You never know who you're going to meet on the internet and I came to know Peter Tibbles (bio here) via email over the past couple of years. His extensive knowledge of most genres of music and his excellent taste became apparent only gradually (Peter's not one to toot his horn) but once I understood, I knew he needed his own column at Time Goes By - or, better, that TGB needed his column - which appears here each Sunday. You can find previous Elder Music columns here.
I feel as if I’m trespassing on Citizen K’s territory today – taking a song and see where it’ll lead us. The song is Walk Away Renée and if you don’t like that song you might as well do something else, like check out Pharyngula or go over to K’s and see what he’s doing so you can read something stimulating rather than my rabbiting on about an obscure pop song from the sixties.
In the beginning there was the Left Banke.
They have been compared with the Beach Boys and The Zombies and even The Beatles for heaven's sake. They were just pretenders. The reason was that they liked to throw the odd string quartet, harpsichord or flute into their songs so the critics said, “Oh, this is deep.”
The song was composed by Left Banke member Michael Brown, when he was 16, about the girl friend of fellow Banker Tom Finn. Michael had a bit of a thing for Renée, it seems. He apparently wrote several other songs about her as well – Pretty Ballerina and She May Call You Up Tonight.
Renée (above) was present for the recording of the song and it made Michael so nervous he could barely play; his hands were shaking so much. He returned later when she wasn’t around and redid his part in the song.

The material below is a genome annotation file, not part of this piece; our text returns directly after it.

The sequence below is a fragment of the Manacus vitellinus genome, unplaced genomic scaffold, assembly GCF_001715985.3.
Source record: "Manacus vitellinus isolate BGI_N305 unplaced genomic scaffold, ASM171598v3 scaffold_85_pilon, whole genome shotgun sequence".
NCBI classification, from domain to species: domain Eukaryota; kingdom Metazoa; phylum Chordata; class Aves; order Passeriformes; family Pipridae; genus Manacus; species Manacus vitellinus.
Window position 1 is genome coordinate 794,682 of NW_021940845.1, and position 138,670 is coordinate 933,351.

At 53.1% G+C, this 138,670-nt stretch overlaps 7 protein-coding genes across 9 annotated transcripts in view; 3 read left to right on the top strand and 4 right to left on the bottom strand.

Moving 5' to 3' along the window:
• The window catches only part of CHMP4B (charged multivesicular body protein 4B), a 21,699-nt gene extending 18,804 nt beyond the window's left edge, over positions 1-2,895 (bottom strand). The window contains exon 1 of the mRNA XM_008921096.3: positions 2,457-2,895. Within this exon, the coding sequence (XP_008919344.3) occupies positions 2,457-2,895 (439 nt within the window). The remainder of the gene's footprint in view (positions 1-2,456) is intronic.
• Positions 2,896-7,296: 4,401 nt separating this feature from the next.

Renée became uncomfortable with all the attention paid to her and (I’m sorry for this, but I couldn’t resist it) walked away.
Here’s the Left Banke with Walk Away Renee.
And then came The Four Tops, maybe the best soul group ever.
They turned this creepy stalking song into a song of joy. As if Renée were saying, “Hang on, why aren’t you following me?” The Tops had so many great songs in the Sixties that it would be easy to overlook this one. I haven’t, of course, or we wouldn’t have this column today.
The Four Tops got together when they were in high school, in 1956, and the group sang together for decades without any personnel changes. Alas, only one of the original Tops is still alive.
Billy Bragg took the song and ran with it.
He seems to have a fascination with this tune and I’m featuring him twice. On the first track, Johnny Marr plays the song’s melody on acoustic guitar and Billy does a bit of a rap over it. This is an English folk song rap, what we’d call a talking blues if Woody Guthrie had done it.
This version is a self-deprecating account of first love and the follies and embarrassments it induces. This song is at odds with Billy’s reputation as Britain’s foremost left-wing, rabble-rousing rocker.
Billy’s next song, on the face of it, is totally unrelated. It’s called Levi Stubbs' Tears but listening to the melody, I can hear references to the song. Levi Stubbs was the lead singer for the Four Tops and he, and they, feature in the lyrics of this version. I see it as Billy’s homage to the tune, if I may be pretentious for a moment.
There have been many covers of the song by such as Frankie Valli, Southside Johnny, Rickie Lee Jones, Marshall Crenshaw and a bunch of others I won’t name and I wouldn’t want to listen to. So it’s back to basics with the most recent version I’ve encountered by Linda Ronstadt and Ann Savoy.
Ann is longtime friend of Linda’s and a musician and musical scholar. The album, “Adieu False Heart,” from which it is taken consists mainly of Cajun and early 20th century music. It didn’t sell well, but I don’t think Linda needs the royalties, although Ann might.